Last modified on June 28, 2023

Declaration of Amsterdam “Cooperation in the field of connected and automated driving”

13 February 2020

As a result of developments in the automotive, ICT and telecoms sectors and the introduction of connected and automated vehicles1, mobility will change more in the next twenty years than in the past one hundred years. Further automation of vehicles and advances in information and communication technologies provide excellent opportunities to improve traffic flows and to make transport safer, cleaner and easier. This development could also strengthen the economy of Europe. Ultimately, once fully automated driving becomes possible on a large scale, there may be societal benefits beyond the aforementioned goals, in terms of social inclusion, improved mobility services in rural areas and cities, the development of mobility as a service and lower travel costs. These advantages should bring extra flexibility in door-to-door mobility, especially in the field of public transport, also to the benefit of the aging population, vulnerable road users and disabled persons. Furthermore, this innovation could be linked to other important developments such as a shared economy, decarbonisation of transport and the transition towards a zero-emissions society and the circular economy.

Besides technological progress, there are further challenges and uncertainties related to development of connected and automated vehicles. There are important questions to be answered regarding security, social inclusion, use of data, privacy, liability, ethics, public support and the co-existence of connected and automated vehicles with manually controlled vehicles.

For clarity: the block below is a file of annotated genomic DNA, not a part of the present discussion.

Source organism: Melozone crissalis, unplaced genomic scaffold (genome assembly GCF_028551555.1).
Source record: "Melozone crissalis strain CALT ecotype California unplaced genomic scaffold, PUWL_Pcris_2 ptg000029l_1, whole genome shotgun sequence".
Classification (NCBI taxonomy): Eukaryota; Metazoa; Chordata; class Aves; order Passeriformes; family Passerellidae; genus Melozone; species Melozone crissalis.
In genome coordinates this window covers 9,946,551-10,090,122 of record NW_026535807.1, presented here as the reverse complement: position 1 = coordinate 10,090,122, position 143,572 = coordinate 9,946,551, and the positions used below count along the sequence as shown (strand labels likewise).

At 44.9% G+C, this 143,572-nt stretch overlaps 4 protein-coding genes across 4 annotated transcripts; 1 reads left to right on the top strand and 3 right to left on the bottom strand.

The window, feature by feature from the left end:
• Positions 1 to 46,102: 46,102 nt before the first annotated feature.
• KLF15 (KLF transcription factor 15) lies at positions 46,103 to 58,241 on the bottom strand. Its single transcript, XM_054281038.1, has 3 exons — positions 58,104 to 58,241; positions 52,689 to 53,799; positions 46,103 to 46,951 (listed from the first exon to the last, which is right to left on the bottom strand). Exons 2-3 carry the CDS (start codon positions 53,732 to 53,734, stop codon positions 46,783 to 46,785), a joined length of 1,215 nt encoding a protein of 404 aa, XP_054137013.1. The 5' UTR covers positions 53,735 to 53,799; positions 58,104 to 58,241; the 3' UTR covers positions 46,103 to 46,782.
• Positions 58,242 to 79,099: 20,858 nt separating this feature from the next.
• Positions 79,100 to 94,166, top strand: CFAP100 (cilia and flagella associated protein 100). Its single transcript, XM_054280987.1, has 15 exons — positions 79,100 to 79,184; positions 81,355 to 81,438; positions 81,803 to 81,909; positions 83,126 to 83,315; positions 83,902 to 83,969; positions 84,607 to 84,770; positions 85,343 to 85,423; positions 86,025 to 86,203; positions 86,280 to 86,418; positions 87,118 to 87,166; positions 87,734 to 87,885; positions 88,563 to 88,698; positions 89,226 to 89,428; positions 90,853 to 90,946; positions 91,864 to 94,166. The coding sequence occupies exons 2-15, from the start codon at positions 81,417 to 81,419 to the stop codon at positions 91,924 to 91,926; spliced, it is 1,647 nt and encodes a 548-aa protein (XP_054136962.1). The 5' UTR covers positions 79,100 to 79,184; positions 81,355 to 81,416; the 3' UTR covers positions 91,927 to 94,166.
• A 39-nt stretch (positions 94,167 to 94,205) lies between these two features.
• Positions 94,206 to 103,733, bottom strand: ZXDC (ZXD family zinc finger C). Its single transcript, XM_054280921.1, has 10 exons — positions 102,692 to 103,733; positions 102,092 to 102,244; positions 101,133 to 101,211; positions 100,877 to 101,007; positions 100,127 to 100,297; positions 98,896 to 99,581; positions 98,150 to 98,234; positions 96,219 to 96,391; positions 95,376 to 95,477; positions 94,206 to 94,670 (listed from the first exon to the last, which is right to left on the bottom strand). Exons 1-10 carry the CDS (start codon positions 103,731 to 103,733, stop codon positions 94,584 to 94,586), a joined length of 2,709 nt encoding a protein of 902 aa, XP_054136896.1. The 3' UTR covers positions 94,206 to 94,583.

Member States support the development of connected and automated driving through a range of initiatives, such as truck platooning, autopilot on the highway and the establishment of ITScorridors. Connected and automated vehicles are already being tested on public roads and are gradually being introduced on the market for commercial use. In the early stages of this transition, open competition between different models and initiatives is needed to instigate creativity and innovation. However, both industry and users demand that new services and systems should be interoperable and compatible when crossing borders. The European Commission has taken important steps with the Cooperative Intelligent Transport Systems (C-ITS) platform, the Round Table on Connected and Automated Driving and the Gear 2030 initiative. Nevertheless, a more coordinated approach is called for between Member States and at European level to remove barriers and to promote a step-by-step learning-by-experience approach such as the European truck platooning challenge. It is essential to support an exchange of information of results and best practices by linking and integrating such initiatives.